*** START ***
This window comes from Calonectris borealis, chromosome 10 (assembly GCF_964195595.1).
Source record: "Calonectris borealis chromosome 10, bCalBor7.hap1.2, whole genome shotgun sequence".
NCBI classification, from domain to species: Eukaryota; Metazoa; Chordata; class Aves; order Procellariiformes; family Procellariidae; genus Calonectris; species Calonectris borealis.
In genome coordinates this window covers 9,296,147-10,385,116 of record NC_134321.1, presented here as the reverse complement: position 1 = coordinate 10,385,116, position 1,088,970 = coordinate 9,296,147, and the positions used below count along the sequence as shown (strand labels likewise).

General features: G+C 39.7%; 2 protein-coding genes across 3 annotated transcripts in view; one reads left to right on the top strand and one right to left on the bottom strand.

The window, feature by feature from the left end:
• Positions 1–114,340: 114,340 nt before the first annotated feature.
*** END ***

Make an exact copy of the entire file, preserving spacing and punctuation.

This window comes from Calonectris borealis, chromosome 10 (assembly GCF_964195595.1).
Source record: "Calonectris borealis chromosome 10, bCalBor7.hap1.2, whole genome shotgun sequence".
NCBI classification, from domain to species: Eukaryota; Metazoa; Chordata; class Aves; order Procellariiformes; family Procellariidae; genus Calonectris; species Calonectris borealis.
In genome coordinates this window covers 9,296,147-10,385,116 of record NC_134321.1, presented here as the reverse complement: position 1 = coordinate 10,385,116, position 1,088,970 = coordinate 9,296,147, and the positions used below count along the sequence as shown (strand labels likewise).

General features: G+C 39.7%; 2 protein-coding genes across 3 annotated transcripts in view; one reads left to right on the top strand and one right to left on the bottom strand.

The window, feature by feature from the left end:
• Positions 1–114,340: 114,340 nt before the first annotated feature.